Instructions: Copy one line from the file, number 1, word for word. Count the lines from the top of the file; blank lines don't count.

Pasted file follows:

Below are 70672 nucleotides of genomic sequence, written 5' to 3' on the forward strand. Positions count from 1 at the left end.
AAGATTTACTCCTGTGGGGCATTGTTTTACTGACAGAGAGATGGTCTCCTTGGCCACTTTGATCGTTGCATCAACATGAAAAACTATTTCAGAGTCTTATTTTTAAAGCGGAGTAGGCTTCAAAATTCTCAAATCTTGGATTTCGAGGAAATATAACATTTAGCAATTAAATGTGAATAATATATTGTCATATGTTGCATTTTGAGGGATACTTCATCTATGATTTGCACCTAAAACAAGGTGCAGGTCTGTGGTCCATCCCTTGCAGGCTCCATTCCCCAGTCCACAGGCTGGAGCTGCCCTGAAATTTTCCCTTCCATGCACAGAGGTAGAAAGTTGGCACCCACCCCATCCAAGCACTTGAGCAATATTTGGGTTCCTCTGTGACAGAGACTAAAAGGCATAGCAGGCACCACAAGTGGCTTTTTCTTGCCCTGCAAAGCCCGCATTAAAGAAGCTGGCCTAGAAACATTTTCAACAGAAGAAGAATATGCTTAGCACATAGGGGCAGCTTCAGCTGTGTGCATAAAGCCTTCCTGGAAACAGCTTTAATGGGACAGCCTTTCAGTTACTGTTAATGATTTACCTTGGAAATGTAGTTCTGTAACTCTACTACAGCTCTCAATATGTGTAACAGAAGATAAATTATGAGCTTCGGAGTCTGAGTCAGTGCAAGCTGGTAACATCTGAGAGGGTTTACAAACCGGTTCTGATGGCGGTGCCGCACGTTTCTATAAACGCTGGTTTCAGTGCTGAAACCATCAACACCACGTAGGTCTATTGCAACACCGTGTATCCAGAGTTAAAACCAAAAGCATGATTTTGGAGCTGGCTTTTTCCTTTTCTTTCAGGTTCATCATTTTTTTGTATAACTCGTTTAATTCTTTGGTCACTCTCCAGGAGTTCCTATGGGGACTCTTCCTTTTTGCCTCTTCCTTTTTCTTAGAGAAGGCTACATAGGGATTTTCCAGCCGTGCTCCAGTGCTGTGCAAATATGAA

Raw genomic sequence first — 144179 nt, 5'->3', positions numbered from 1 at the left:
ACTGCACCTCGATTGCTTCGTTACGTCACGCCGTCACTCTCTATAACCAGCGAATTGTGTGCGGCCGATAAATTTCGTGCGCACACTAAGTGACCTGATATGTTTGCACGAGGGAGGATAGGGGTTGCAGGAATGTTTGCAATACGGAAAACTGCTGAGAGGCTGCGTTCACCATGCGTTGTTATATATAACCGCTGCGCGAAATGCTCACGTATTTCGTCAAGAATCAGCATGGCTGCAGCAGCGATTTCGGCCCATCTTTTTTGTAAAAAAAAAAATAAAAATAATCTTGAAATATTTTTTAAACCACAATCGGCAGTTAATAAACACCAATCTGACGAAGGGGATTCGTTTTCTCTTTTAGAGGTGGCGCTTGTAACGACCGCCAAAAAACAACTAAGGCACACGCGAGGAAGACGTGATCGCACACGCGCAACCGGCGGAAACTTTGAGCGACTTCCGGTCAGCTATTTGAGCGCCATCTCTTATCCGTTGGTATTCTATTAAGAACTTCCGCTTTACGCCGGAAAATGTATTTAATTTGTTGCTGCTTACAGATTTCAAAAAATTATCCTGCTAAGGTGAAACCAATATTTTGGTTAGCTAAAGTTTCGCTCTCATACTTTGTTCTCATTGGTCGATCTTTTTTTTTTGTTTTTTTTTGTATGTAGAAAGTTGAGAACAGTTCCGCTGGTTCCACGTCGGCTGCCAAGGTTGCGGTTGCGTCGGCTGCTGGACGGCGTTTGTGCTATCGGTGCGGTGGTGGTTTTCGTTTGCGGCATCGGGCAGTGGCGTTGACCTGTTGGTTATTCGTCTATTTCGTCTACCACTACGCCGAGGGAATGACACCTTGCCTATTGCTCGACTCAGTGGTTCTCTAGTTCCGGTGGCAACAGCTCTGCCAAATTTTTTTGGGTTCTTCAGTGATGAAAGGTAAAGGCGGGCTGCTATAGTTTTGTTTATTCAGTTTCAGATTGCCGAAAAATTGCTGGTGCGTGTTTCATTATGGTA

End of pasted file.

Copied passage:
Below are 70672 nucleotides of genomic sequence, written 5' to 3' on the forward strand. Positions count from 1 at the left end.